Abolish the €10 Air Travel Tax – BREEN

March 23rd, 2010 - Pat Breen

Speaking during the Fine Gael Private Members Motion calling on the Government to axe the Travel Tax, Deputy Breen said; I am currently compiling a report for the Council of Europe on the crisis confronting the European civil aviation industry.  As part of this work, I met the CEO of Air France-KLM last Friday in Paris, Mr. Pierre Henri Gourgeon.  He described Ireland‘s decision to introduce the €10 air travel tax in the middle of a recession as a disaster for an island nation that is so dependent on air access. He pointed out that the Dutch Government moved quickly to axe a similar tax when it was introduced in Holland, having witnessed the drafor the Council of Europe on the crisis confronting the European civil aviation industry.  As part of this work, I met the CEO of Air France-KLM last Friday in Paris, Mr. Pierre Henri Gourgeon.  He described Ireland‘s decision to introduce the €10 air travel tax in the middle of a recession as a disaster for an island nation that is so dependent on air access. He pointed out that the Dutch Government moved quickly to axe a similar tax when it was introduced in Holland, having witnessed the dramatic effect it had on passenger figures.  Schipol Airport lost over 1 million passengers following its introduction.

 

  When air services are axed or capacity is reduced, it hurts tourism, airlines, airports – including Shannon – and car hire companies.  It has certainly hurt our region.  Recently, I met a taxi driver who waited outside the terminal building at Shannon Airport from 7 a.m. to 3 p.m. before picking up his first run.  Bed and breakfast establishments, hotels and publicans are also feeling the pinch.  Airlines across the globe are axing jobs, including Aer Lingus.  Many workers at Shannon Airport are fearful for their future, having already made big sacrifices in their efforts to try to secure the airline’s viability.  There is also uncertainty about the future of its vital Shannon operations, including the maintenance base.

 

  We are now on the verge of losing a significant amount of Ryanair business at Shannon.  The arrival of Ryanair transformed that airport five years ago, delivering passenger numbers from 300,000 in 2004 to 1.9 million last year.  That was prior to the introduction of the air travel tax.  Several of Ryanair’s popular holiday routes were supported by people all over the west.  In addition, the entire western seaboard from Donegal to Cork now has no connectivity to the EU’s main administrative centre in Brussels, which is a disaster for companies in the region.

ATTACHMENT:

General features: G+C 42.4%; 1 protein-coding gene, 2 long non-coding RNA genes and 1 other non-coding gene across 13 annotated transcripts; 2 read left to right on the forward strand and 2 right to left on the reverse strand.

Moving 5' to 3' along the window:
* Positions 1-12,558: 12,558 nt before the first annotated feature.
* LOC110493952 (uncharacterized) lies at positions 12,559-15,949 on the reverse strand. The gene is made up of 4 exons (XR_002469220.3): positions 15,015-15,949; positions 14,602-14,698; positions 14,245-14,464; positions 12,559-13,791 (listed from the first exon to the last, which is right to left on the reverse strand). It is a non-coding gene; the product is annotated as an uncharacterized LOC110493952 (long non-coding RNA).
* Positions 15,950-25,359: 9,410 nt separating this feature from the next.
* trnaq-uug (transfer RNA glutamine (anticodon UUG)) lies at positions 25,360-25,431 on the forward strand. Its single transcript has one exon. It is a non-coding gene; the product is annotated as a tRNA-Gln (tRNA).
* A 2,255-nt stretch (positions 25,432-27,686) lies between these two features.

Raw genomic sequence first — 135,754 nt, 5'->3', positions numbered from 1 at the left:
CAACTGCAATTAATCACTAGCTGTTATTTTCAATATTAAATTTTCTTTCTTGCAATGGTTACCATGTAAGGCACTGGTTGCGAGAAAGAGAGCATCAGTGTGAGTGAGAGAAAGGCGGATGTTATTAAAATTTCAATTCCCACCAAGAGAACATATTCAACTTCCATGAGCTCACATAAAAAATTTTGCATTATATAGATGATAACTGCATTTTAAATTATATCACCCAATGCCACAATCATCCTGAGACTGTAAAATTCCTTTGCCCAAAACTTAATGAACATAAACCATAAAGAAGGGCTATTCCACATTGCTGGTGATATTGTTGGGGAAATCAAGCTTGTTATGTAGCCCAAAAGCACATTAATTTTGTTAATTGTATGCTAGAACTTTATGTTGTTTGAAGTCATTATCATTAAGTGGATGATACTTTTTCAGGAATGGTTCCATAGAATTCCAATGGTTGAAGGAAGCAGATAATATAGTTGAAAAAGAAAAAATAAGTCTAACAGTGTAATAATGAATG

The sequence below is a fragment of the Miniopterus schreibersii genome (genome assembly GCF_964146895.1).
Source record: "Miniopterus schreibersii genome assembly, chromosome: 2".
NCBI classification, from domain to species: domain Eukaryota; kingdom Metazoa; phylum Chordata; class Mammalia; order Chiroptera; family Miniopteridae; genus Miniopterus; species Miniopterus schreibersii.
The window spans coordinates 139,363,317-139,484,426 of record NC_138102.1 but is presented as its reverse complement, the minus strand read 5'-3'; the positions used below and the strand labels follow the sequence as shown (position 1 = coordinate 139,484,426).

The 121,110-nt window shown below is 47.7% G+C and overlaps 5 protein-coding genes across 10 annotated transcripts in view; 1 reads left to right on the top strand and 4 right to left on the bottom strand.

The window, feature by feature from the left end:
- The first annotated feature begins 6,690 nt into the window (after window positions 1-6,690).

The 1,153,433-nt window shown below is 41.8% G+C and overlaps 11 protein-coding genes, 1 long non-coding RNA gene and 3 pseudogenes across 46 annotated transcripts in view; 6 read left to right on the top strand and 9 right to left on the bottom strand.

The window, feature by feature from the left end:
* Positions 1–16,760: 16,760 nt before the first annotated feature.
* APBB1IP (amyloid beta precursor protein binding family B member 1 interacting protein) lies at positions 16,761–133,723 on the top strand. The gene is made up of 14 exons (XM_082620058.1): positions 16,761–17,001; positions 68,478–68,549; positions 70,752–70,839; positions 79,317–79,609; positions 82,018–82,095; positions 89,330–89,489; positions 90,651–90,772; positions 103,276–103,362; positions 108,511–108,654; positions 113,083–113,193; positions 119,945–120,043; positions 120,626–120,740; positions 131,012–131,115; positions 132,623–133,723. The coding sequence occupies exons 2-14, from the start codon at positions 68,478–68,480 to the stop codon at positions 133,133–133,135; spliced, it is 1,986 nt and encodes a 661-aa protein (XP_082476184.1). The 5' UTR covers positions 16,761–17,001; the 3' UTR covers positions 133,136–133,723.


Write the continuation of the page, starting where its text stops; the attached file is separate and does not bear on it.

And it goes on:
This week, a report in The Irish Times suggested that the Dublin Airport Authority is considering introducing a levy for passengers departing from Shannon.  We do not know if this levy is an additional tax, a proposal to transfer taxes paid by passengers directly to airlines, or simply another income stream for the Dublin Airport Authority to fund the costly T2 terminal.  Whatever the case and many issues have to be clarified in this respect, it is clear that before any further discussions take place on airline charges or additional levies, the €10 air travel tax must be abolished.  It has been a disaster for the aviation sector. 

 

  As Deputy O’Dowd said, Ryanair, Aer Lingus and CityJet do not often speak with one voice, but they have now called for this tax to be abolished.  Michael O’Leary has said that he will reinstate routes at Shannon and Dublin airports if the tax is abolished, which would bring more tourists into the country.  Last Friday, the CEO of Air France told me that it is only a matter of time before the tax is abolished anyway, as the loss of revenue for airlines, airports and the tourism sector far outweighs the amount of revenue collected from the tax. 

  I am disappointed there is not a single Cabinet Minister here.  Where are the Ministers for Finance and Transport?  Where are the Government backbenchers?  It shows the interest they have in the tourism sector and in abolishing the travel tax.  The Minister of State should tell the Minister to have the courage to call Michael O’Leary’s bluff on the travel tax in order to reinstate these flights.  Mr. O’Leary won the PR battle on hangar 6.  A wise man once said, “If you are willing to admit you are wrong, you are right”. 

  I congratulate Deputy Tony Killeen on his appointment as Minister for Defence.  He should have the courage to let Shannon‘s voice be heard at the Cabinet table.  This tax should be abolished because it is counter-productive.